SHERIDAN — Whether it meant singing songs, driving the camp bus, mowing lawns or fundraising for a multimillion dollar project, if something needed done at the Sheridan County YMCA over the last 41 years, Executive Director Jay McGinnis did it.
“He has great drive,” YMCA Board President Ellen Treide said Thursday. “He knows how to work with people and engage with people. … When he walks into a room, I think the whole room changes in a really fabulous way because of his energy.”
That energy will shift later this year, though, as McGinnis plans to retire at the end of August.
A calming presence
If you ask those who know McGinnis to describe the kind of person — the kind of leader — he is, most remark on his calm demeanor.
Center for a Vital Community Executive Director Amy Albrecht said she’s looked up to McGinnis over the years and called him a “quiet force” who always has the community’s best interest at heart.
“Everything I learned about how to run a board effectively and fundraise, came from watching Jay,” Albrecht said, noting that during her tenure on the YMCA board she had said she didn’t want to fundraise. McGinnis, though, convinced her otherwise. “You find yourself saying ‘Yes’ before you know it.
“If Jay thinks I can do it, who says I can’t,” Albrecht added.
Cathi Kindt remarked that McGinnis is one of Sheridan’s most successful and respected community leaders.
“His leadership style fosters enthusiasm and connection for any community project in which he is involved,” Kindt said. “Jay’s gentle mannerism and thoughtfulness makes him approachable to share conversation on good news or challenges.”
Despite the mild manners and calm demeanor, though, McGinnis gets things done.
Associate Executive Director Diane Ballek noted that McGinnis was a powerful force for the YMCA in the community, advocating the nonprofit’s cause and helping other organization’s with their own missions.
Growth of an organization
A lot can happen in 41 years. At the Sheridan YMCA, a lot has.
McGinnis began his work at the Sheridan YMCA in February 1976 as the organization’s youth director. At that time, McGinnis said, the staff used to joke that you could fire a cannon down the hallway and not hit a soul.
“The Y was still evolving and finding itself,” McGinnis recalled, adding that the facility at the time was smaller, with just a single pool and a single gym.
Now, though, the YMCA has two pools, multiple gyms and soccer fields. It has purchased Camp Roberts, expanded parking and remodeled locker rooms. It is on track, too, for a new aquatic facility.
McGinnis will depart as the groundbreaking occurs, noting that the timing will provide a good transition for the YMCA’s new leadership.
The YMCA is wrapping up a capital campaign to fund the construction of the aquatic center, the renovation of the existing pool space to make room for expanded programming and an endowment to keep it all going.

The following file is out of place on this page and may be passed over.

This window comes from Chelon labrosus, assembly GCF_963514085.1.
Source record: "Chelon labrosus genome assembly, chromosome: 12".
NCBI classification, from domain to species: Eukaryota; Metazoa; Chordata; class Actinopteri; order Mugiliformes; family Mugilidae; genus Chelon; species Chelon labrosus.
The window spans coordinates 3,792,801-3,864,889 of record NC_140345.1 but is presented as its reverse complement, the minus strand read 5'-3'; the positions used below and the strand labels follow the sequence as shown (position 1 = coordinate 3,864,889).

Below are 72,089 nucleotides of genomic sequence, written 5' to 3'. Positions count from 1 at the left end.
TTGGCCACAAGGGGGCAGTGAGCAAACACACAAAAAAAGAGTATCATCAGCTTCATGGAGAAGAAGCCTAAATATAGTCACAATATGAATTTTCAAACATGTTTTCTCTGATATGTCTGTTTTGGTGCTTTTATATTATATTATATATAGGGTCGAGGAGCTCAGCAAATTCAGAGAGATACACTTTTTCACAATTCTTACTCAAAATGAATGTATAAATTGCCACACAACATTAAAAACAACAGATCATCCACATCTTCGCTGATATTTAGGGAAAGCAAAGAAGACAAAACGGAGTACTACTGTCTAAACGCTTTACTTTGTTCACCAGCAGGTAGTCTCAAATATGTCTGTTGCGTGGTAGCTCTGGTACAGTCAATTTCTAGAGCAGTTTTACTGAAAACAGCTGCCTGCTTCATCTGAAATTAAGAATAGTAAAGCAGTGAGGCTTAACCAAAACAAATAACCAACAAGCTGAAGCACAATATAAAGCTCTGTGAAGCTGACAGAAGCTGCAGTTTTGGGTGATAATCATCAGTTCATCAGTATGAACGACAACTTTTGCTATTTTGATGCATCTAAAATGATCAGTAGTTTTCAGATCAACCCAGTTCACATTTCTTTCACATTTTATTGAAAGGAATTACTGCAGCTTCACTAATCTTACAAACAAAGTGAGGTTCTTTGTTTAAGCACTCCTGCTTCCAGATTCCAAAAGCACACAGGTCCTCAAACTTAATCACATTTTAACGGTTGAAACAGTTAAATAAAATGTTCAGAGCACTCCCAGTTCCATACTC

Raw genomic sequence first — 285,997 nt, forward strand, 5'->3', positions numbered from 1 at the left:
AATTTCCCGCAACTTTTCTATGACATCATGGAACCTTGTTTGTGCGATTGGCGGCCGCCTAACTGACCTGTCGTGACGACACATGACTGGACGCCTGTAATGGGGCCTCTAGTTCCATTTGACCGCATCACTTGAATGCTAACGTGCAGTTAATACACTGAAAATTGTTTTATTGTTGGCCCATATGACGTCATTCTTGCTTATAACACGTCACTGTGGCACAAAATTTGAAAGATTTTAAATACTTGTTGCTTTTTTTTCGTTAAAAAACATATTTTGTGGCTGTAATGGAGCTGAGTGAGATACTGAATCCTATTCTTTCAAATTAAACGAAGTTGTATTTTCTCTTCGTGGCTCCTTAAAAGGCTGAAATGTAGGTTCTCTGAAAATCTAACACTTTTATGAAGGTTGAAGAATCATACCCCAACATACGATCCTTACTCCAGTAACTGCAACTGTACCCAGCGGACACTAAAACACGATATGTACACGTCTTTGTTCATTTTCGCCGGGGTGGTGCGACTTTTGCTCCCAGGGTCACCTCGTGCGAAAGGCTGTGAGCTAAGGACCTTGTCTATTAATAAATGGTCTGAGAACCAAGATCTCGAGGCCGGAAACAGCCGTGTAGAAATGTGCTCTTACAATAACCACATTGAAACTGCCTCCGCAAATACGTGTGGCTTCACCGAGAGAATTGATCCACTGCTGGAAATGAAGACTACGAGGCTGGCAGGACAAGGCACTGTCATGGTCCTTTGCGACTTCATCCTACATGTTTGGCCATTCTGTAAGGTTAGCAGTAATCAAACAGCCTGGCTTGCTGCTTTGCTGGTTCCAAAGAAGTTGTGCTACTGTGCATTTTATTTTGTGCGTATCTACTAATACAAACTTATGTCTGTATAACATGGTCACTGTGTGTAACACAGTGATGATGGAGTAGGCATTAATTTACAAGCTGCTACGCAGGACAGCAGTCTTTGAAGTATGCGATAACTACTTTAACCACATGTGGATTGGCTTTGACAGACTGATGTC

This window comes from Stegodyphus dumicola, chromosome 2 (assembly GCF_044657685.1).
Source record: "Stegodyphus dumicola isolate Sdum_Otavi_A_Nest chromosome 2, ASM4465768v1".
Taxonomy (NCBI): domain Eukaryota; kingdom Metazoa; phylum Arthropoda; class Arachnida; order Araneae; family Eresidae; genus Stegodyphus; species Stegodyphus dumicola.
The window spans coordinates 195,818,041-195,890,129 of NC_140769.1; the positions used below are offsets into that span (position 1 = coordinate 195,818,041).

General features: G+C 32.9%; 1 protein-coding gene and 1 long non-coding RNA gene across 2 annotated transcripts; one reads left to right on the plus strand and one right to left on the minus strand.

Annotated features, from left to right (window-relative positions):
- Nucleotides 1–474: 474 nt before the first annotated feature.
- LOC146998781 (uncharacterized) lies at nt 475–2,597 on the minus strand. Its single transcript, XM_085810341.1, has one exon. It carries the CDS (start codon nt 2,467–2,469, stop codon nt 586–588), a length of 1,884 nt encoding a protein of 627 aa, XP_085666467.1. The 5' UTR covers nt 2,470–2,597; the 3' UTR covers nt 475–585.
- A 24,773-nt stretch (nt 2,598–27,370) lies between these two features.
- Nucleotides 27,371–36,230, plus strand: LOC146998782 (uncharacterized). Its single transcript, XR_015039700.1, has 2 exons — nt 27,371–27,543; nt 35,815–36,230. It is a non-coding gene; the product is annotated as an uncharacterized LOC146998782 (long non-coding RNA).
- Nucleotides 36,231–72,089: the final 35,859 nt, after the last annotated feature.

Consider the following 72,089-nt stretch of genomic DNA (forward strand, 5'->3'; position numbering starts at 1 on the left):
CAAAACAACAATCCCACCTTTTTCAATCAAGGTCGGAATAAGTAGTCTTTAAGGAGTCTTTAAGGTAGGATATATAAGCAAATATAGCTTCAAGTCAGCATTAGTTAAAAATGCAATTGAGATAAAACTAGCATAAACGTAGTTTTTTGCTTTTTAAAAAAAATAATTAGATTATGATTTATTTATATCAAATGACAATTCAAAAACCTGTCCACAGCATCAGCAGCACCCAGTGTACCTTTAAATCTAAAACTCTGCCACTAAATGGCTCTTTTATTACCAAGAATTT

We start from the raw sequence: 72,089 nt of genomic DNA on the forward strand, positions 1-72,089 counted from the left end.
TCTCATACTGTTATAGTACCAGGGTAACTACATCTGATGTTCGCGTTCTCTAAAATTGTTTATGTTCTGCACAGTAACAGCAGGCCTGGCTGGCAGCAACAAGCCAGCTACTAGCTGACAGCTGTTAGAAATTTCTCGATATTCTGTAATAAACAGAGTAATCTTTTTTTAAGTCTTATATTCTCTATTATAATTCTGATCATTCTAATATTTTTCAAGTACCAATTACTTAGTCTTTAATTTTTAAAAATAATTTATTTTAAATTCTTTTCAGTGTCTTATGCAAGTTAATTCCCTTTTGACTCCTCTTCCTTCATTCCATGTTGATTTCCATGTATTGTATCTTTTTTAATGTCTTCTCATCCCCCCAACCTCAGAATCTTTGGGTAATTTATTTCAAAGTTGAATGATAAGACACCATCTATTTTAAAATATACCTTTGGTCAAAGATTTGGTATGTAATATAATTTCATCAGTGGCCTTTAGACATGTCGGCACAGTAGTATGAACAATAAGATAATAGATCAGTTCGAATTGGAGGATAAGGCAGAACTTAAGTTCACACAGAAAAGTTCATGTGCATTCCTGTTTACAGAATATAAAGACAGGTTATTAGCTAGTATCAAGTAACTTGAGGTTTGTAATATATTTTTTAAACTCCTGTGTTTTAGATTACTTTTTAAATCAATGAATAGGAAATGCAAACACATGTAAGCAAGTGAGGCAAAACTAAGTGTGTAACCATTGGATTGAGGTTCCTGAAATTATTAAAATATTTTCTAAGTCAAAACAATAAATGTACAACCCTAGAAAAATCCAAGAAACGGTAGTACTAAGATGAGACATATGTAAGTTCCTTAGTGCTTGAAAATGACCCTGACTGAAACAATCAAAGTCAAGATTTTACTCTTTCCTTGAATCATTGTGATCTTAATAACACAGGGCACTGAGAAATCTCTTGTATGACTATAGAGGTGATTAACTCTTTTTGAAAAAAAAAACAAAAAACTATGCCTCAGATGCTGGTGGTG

“The transition should be fairly seamless,” McGinnis said. “There is still more to do, but the pool is in a good place. It is healthy and strong.”
Hope for the future
While Treide noted that the staff and leadership team at the YMCA will miss McGinnis and his contributions to the organization, the transition also opens opportunities.
“The benefits of fresh eyes and different perspectives — there are a lot of great things coming along for the Y,” Treide said.
McGinnis agreed. Along with his departure, Ballek will step down and into a part-time position with the YMCA.
“The advantage of changing some long-term staff is the opportunity to cast a vision that is the next step for the Y and the opportunity to grow, expand and be bigger, better, stronger,” McGinnis said, noting that he did not necessarily mean that in terms of the building itself. “So it may look like a deficit time, but I think it’s a positive time.”
Both McGinnis and Ballek noted that the shift in leadership will also open new opportunities for young leaders to step up.
Ballek, who has mentored young leaders within the YMCA organization, said she would advise the young employees moving up to continue working together, living the YMCA’s mission and striving to connect with the community.
“Innovation, vision and all of that kind of stuff will be important moving forward,” Ballek said.
McGinnis advised young leaders to go for it.
“If you can effectively frame an idea and describe it, and it’s addressing a real need in the community, you can get it done here,” McGinnis said. “There will be others who will join in with you.”
The leadership team at the YMCA recently posted the executive director position to job boards. Treide noted that she expects to see both local and national candidates apply for the job. No matter the candidate, she said, to be successful the YMCA’s leader must have vision, be capable of working with staff and members, have the ability to coordinate a construction project and be able to fundraise and lead a capital campaign.
The YMCA hopes to conduct its first interviews in June, finalize the choice for executive director in July and have the new leader in place by September.
McGinnis said he hopes the decision is difficult for the board of directors.
“My hope is that the final pool is exceptionally qualified,” McGinnis said. “I hope they have big dreams and a vision for the Y. They should be passionate and heartfelt folks. It should be a difficult task to choose. … I hope the candidates are so strong it’s hard to decide.”
RELATED STORY: Read more about Ballek’s transition here.